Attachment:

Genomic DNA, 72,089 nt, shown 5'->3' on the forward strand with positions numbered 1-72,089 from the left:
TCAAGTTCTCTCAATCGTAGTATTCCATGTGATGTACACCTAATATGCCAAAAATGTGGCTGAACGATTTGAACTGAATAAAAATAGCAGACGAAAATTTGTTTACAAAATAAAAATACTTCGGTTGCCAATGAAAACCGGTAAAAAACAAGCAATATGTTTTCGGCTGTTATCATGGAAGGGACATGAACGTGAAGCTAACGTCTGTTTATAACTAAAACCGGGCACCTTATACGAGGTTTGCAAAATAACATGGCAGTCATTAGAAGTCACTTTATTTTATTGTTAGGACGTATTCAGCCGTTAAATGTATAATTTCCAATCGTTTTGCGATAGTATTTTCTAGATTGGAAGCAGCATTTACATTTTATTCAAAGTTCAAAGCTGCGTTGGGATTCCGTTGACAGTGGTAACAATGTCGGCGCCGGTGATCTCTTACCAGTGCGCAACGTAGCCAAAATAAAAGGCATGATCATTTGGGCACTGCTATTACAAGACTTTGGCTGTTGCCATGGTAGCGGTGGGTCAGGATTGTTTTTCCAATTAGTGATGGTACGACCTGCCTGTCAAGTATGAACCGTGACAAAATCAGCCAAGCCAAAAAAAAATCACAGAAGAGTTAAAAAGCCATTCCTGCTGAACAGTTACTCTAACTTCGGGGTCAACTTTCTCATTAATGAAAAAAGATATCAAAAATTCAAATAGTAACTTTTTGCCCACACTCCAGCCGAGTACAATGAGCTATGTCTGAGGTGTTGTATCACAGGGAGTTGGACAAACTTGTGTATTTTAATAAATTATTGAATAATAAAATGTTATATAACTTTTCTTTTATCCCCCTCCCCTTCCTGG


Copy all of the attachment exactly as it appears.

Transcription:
Genomic DNA, 72,089 nt, shown 5'->3' on the forward strand with positions numbered 1-72,089 from the left:
TCAAGTTCTCTCAATCGTAGTATTCCATGTGATGTACACCTAATATGCCAAAAATGTGGCTGAACGATTTGAACTGAATAAAAATAGCAGACGAAAATTTGTTTACAAAATAAAAATACTTCGGTTGCCAATGAAAACCGGTAAAAAACAAGCAATATGTTTTCGGCTGTTATCATGGAAGGGACATGAACGTGAAGCTAACGTCTGTTTATAACTAAAACCGGGCACCTTATACGAGGTTTGCAAAATAACATGGCAGTCATTAGAAGTCACTTTATTTTATTGTTAGGACGTATTCAGCCGTTAAATGTATAATTTCCAATCGTTTTGCGATAGTATTTTCTAGATTGGAAGCAGCATTTACATTTTATTCAAAGTTCAAAGCTGCGTTGGGATTCCGTTGACAGTGGTAACAATGTCGGCGCCGGTGATCTCTTACCAGTGCGCAACGTAGCCAAAATAAAAGGCATGATCATTTGGGCACTGCTATTACAAGACTTTGGCTGTTGCCATGGTAGCGGTGGGTCAGGATTGTTTTTCCAATTAGTGATGGTACGACCTGCCTGTCAAGTATGAACCGTGACAAAATCAGCCAAGCCAAAAAAAAATCACAGAAGAGTTAAAAAGCCATTCCTGCTGAACAGTTACTCTAACTTCGGGGTCAACTTTCTCATTAATGAAAAAAGATATCAAAAATTCAAATAGTAACTTTTTGCCCACACTCCAGCCGAGTACAATGAGCTATGTCTGAGGTGTTGTATCACAGGGAGTTGGACAAACTTGTGTATTTTAATAAATTATTGAATAATAAAATGTTATATAACTTTTCTTTTATCCCCCTCCCCTTCCTGG